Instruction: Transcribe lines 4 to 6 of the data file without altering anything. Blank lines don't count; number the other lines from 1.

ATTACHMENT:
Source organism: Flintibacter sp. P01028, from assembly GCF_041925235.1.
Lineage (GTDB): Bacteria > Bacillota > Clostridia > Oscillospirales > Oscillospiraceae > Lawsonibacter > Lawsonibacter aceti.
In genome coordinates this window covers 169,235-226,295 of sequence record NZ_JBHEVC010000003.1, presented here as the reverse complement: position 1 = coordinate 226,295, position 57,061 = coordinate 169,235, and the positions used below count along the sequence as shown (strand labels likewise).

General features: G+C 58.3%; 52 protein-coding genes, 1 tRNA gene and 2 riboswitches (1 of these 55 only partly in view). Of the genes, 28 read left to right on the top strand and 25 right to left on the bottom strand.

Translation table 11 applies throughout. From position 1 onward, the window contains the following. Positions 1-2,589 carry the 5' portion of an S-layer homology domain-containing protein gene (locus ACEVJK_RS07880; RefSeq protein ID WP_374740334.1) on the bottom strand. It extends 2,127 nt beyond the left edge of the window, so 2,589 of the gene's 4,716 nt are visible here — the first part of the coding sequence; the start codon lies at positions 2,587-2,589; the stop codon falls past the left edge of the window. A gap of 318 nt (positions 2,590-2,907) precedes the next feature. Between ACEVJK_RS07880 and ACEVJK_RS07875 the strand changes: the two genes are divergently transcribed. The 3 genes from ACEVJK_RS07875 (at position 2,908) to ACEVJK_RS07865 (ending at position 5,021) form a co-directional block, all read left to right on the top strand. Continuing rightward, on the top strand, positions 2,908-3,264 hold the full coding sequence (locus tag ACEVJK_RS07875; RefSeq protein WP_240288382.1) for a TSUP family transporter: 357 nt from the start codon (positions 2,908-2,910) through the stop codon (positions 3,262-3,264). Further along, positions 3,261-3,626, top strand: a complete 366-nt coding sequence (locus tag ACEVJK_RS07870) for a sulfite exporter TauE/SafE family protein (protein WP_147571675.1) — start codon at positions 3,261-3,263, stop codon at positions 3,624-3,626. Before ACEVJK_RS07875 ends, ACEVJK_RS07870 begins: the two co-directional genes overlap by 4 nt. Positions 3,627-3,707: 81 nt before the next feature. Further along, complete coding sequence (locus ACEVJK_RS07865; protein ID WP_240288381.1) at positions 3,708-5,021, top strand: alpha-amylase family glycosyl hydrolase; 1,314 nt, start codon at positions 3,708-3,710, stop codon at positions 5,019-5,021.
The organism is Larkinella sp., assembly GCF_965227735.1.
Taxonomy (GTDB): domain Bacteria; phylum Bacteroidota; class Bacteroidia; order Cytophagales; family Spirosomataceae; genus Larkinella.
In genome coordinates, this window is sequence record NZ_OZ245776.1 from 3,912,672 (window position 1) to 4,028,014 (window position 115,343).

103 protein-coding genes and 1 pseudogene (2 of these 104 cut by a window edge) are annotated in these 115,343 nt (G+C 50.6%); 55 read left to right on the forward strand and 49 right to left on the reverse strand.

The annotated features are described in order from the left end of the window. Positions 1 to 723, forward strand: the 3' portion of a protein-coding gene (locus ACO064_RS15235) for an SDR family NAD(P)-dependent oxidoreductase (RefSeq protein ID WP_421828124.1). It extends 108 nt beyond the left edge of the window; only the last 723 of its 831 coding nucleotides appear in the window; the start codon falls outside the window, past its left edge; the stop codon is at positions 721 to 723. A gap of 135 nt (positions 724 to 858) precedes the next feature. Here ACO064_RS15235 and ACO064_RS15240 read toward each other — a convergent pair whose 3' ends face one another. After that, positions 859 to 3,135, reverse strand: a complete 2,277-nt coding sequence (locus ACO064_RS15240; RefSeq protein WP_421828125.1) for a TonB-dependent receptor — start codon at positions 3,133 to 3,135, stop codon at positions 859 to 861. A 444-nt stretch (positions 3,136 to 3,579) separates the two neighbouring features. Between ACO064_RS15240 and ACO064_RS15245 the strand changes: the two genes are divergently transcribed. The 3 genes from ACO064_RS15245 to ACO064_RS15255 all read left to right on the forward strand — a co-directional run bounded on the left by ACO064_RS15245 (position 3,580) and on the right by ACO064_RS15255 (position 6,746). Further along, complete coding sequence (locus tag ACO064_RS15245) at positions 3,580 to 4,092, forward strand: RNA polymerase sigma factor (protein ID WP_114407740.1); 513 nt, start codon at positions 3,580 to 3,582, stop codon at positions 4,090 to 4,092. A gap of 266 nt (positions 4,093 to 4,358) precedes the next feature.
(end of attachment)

General features: G+C 58.3%; 52 protein-coding genes, 1 tRNA gene and 2 riboswitches (1 of these 55 only partly in view). Of the genes, 28 read left to right on the top strand and 25 right to left on the bottom strand.

Translation table 11 applies throughout. From position 1 onward, the window contains the following. Positions 1-2,589 carry the 5' portion of an S-layer homology domain-containing protein gene (locus ACEVJK_RS07880; RefSeq protein ID WP_374740334.1) on the bottom strand. It extends 2,127 nt beyond the left edge of the window, so 2,589 of the gene's 4,716 nt are visible here — the first part of the coding sequence; the start codon lies at positions 2,587-2,589; the stop codon falls past the left edge of the window. A gap of 318 nt (positions 2,590-2,907) precedes the next feature. Between ACEVJK_RS07880 and ACEVJK_RS07875 the strand changes: the two genes are divergently transcribed. The 3 genes from ACEVJK_RS07875 (at position 2,908) to ACEVJK_RS07865 (ending at position 5,021) form a co-directional block, all read left to right on the top strand. Continuing rightward, on the top strand, positions 2,908-3,264 hold the full coding sequence (locus tag ACEVJK_RS07875; RefSeq protein WP_240288382.1) for a TSUP family transporter: 357 nt from the start codon (positions 2,908-2,910) through the stop codon (positions 3,262-3,264). Further along, positions 3,261-3,626, top strand: a complete 366-nt coding sequence (locus tag ACEVJK_RS07870) for a sulfite exporter TauE/SafE family protein (protein WP_147571675.1) — start codon at positions 3,261-3,263, stop codon at positions 3,624-3,626. Before ACEVJK_RS07875 ends, ACEVJK_RS07870 begins: the two co-directional genes overlap by 4 nt. Positions 3,627-3,707: 81 nt before the next feature. Further along, complete coding sequence (locus ACEVJK_RS07865; protein ID WP_240288381.1) at positions 3,708-5,021, top strand: alpha-amylase family glycosyl hydrolase; 1,314 nt, start codon at positions 3,708-3,710, stop codon at positions 5,019-5,021.
The organism is Larkinella sp., assembly GCF_965227735.1.